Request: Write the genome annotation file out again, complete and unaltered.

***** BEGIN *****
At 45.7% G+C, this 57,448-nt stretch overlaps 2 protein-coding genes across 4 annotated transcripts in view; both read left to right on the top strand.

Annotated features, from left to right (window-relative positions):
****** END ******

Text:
At 45.7% G+C, this 57,448-nt stretch overlaps 2 protein-coding genes across 4 annotated transcripts in view; both read left to right on the top strand.

Annotated features, from left to right (window-relative positions):